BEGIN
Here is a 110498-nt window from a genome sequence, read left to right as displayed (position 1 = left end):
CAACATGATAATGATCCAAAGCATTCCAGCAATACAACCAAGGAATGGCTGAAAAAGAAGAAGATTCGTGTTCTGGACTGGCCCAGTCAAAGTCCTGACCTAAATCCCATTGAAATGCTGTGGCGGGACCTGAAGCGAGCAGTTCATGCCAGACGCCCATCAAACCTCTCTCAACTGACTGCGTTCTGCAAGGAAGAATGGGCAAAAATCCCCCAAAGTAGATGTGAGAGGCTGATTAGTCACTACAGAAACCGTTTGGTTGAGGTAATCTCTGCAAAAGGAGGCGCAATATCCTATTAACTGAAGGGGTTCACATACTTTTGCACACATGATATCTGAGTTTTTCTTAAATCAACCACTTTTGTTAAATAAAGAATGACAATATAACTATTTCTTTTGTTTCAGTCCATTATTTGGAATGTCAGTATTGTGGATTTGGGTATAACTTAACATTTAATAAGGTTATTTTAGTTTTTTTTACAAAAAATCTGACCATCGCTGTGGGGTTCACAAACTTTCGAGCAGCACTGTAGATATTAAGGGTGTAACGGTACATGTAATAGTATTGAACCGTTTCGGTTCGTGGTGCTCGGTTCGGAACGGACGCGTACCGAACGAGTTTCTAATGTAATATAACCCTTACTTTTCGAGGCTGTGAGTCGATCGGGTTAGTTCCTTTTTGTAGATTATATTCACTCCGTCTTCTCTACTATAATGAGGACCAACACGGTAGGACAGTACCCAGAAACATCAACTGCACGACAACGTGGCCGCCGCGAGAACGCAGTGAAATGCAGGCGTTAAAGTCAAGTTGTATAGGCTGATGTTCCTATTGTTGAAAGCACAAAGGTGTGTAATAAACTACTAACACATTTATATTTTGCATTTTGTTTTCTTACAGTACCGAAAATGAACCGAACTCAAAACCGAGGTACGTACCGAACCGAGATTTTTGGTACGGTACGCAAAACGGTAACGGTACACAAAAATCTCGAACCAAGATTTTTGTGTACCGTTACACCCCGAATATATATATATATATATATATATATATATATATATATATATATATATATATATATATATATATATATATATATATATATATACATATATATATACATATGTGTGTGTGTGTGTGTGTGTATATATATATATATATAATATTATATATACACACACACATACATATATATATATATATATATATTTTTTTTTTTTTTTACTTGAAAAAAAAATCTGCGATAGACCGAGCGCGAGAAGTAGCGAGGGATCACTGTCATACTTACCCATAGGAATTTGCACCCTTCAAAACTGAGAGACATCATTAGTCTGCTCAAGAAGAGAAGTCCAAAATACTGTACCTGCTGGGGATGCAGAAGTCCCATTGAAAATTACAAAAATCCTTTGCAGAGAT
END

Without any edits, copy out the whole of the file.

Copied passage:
Here is a 110498-nt window from a genome sequence, read left to right as displayed (position 1 = left end):
CAACATGATAATGATCCAAAGCATTCCAGCAATACAACCAAGGAATGGCTGAAAAAGAAGAAGATTCGTGTTCTGGACTGGCCCAGTCAAAGTCCTGACCTAAATCCCATTGAAATGCTGTGGCGGGACCTGAAGCGAGCAGTTCATGCCAGACGCCCATCAAACCTCTCTCAACTGACTGCGTTCTGCAAGGAAGAATGGGCAAAAATCCCCCAAAGTAGATGTGAGAGGCTGATTAGTCACTACAGAAACCGTTTGGTTGAGGTAATCTCTGCAAAAGGAGGCGCAATATCCTATTAACTGAAGGGGTTCACATACTTTTGCACACATGATATCTGAGTTTTTCTTAAATCAACCACTTTTGTTAAATAAAGAATGACAATATAACTATTTCTTTTGTTTCAGTCCATTATTTGGAATGTCAGTATTGTGGATTTGGGTATAACTTAACATTTAATAAGGTTATTTTAGTTTTTTTTACAAAAAATCTGACCATCGCTGTGGGGTTCACAAACTTTCGAGCAGCACTGTAGATATTAAGGGTGTAACGGTACATGTAATAGTATTGAACCGTTTCGGTTCGTGGTGCTCGGTTCGGAACGGACGCGTACCGAACGAGTTTCTAATGTAATATAACCCTTACTTTTCGAGGCTGTGAGTCGATCGGGTTAGTTCCTTTTTGTAGATTATATTCACTCCGTCTTCTCTACTATAATGAGGACCAACACGGTAGGACAGTACCCAGAAACATCAACTGCACGACAACGTGGCCGCCGCGAGAACGCAGTGAAATGCAGGCGTTAAAGTCAAGTTGTATAGGCTGATGTTCCTATTGTTGAAAGCACAAAGGTGTGTAATAAACTACTAACACATTTATATTTTGCATTTTGTTTTCTTACAGTACCGAAAATGAACCGAACTCAAAACCGAGGTACGTACCGAACCGAGATTTTTGGTACGGTACGCAAAACGGTAACGGTACACAAAAATCTCGAACCAAGATTTTTGTGTACCGTTACACCCCGAATATATATATATATATATATATATATATATATATATATATATATATATATATATATATATATATATATATATATATATATATACATATATATATACATATGTGTGTGTGTGTGTGTGTGTATATATATATATATATAATATTATATATACACACACACATACATATATATATATATATATATATTTTTTTTTTTTTTTACTTGAAAAAAAAATCTGCGATAGACCGAGCGCGAGAAGTAGCGAGGGATCACTGTCATACTTACCCATAGGAATTTGCACCCTTCAAAACTGAGAGACATCATTAGTCTGCTCAAGAAGAGAAGTCCAAAATACTGTACCTGCTGGGGATGCAGAAGTCCCATTGAAAATTACAAAAATCCTTTGCAGAGAT